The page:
Helen Macdonald

H is for Hawk

“Looking for goshawks is like looking for grace: it comes, but not often, and you don't get to say when or how.”

Helen Macdonald’s (b. 1970) H is for Hawk is a stunning story of the precious minutia of owning and training a goshawk. It’s also about post-grief retrenchment and how to reopen a shattered self.

When her father dies, Macdonald is thrown into abstraction. In his slim volume of grief observed, C.S. Lewis wrote of the surprising physical effects of grief. Macdonald echoes his experience:

I felt odd: overtired, overwrought, unpleasantly like my brain had been removed and my skull stuffed with something like microwaved aluminium foil, dinted, charred and shorting with sparks.

In this abstract state, Macdonald, like many in grief, turns to something technical and active to keep her busy and engaged and somewhat normalized. She adopts a goshawk, a lifelong dream.1

Or rather, Macdonald waits patiently while the goshawk adopts her.

I must not look the hawk in the eye. I must not punish the hawk, though it bates, and beats, and my hand is raw with pecks and my face stings from the blows of its bating wings. Hawks cannot be punished. They would rather die than submit. Patience is my only weapon. Patience. Derived from patior. Meaning to suffer. It is an ordeal.

Northern Goshawk. Illustration from the Royal Society for the Protection of Birds (RSPB), an organization that educates, advocates, and conserves birds throughout the UK. Learn more.

The relationship (to call it a hobby would be a slight) pulls Macdonald into the world of falconry, a historically significant activity in Britain, replete with Victorian masculine habits of projecting onto pets exactly what humans found most estimable (and perhaps lacking) in themselves.

In H is for Hawk, certain famous falconers are introduced, their stories retold. Macdonald sets her own place among them and slowly builds the relationship with “Mabel.”

To train a hawk you must watch it like a hawk, and so you come to understand its moods. […] You seem to feel what it feels. Notice what it notices. The hawk’s apprehension becomes your own. You are exercising what the poet Keats called your chameleon quality, the ability to ‘tolerate a loss of self and a loss of rationality by trusting in the capacity to recreate oneself in another character or another environment.

Turning to animals in times of grief isn’t new. In fact, their abounding love in the most trying times might account for the explosive statistics of pet ownership in the last century. But a goshawk is different; its trust and respect are earned, not given.

And yet, in that way, this creature does for Macdonald what another creature might not.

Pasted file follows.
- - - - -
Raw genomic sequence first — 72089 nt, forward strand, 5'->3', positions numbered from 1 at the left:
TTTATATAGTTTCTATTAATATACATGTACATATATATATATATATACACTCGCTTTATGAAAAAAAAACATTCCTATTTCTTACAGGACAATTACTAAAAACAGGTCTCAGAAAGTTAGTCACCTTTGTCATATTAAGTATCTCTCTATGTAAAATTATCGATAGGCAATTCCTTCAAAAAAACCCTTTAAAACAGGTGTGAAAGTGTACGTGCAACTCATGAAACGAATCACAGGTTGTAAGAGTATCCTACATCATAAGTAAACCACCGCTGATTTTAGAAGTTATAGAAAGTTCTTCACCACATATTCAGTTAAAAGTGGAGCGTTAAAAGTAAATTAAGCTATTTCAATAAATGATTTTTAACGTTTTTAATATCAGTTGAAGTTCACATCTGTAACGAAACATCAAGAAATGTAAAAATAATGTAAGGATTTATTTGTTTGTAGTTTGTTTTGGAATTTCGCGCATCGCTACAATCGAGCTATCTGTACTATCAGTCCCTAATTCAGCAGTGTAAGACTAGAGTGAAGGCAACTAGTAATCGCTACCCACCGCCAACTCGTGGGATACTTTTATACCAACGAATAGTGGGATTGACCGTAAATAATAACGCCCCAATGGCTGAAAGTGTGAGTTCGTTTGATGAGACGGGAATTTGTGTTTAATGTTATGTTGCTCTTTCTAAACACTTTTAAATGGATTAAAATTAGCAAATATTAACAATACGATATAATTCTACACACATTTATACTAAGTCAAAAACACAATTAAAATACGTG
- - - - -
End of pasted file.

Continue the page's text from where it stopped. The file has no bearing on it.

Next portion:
Elusive, spectacular, utterly at home, the fact of these British goshawks makes me happy. Their existence gives the lie to the thought that the wild is always something untouched by human hearts and hands. The wild can be human work.

Adult Goshawk. Illustration from the RSPB.

When people die, we wonder where they go, where they exist.

Soon after, we wonder what to do with all the love, care, attention, and conversation we once poured into their presence, their ears, their souls. Extending her humanity into this new relationship, Macdonald finds a connection and purpose: not to replace her father but to help replace her active need to love her father.

A recent study of the millennia-old habit of pet-keeping tells us a deep aspect of our humanity is ennobled by the love of an animal, and indeed many writers, thinkers, and wanderers have been subject to such grace.

Accompany Macdonald’s H is for Hawk with Grief Is a Thing With Feathers, a stunningly unique prose poem from English author Max Porter about a crow that moves in with a family following the death of their mother and wife. Porter’s work was inspired by the death of his own father and the crow poems of poet Ted Hughes—poems written by Hughes after his wife, Sylvia Plath, killed herself.

Drawing of murmuration by artist Ann Pease. 3 of 3
Though they move as one, murmurating birds only communicate to the birds nearest them and the flow movement is really just a series of subsequent communiques. Illustration by Ann Pease.

American novelist Marilynne Robinson once wrote that there is a connection in isolation. I think of her words when I consider grief. It is so individual, yet every human feels it. It sets us apart and connects us. For more on grief and loss, I warmly recommend Joan Didion’s Blue Nights and Losing the Thing Unimaginable, my own study of loss and enduring pain.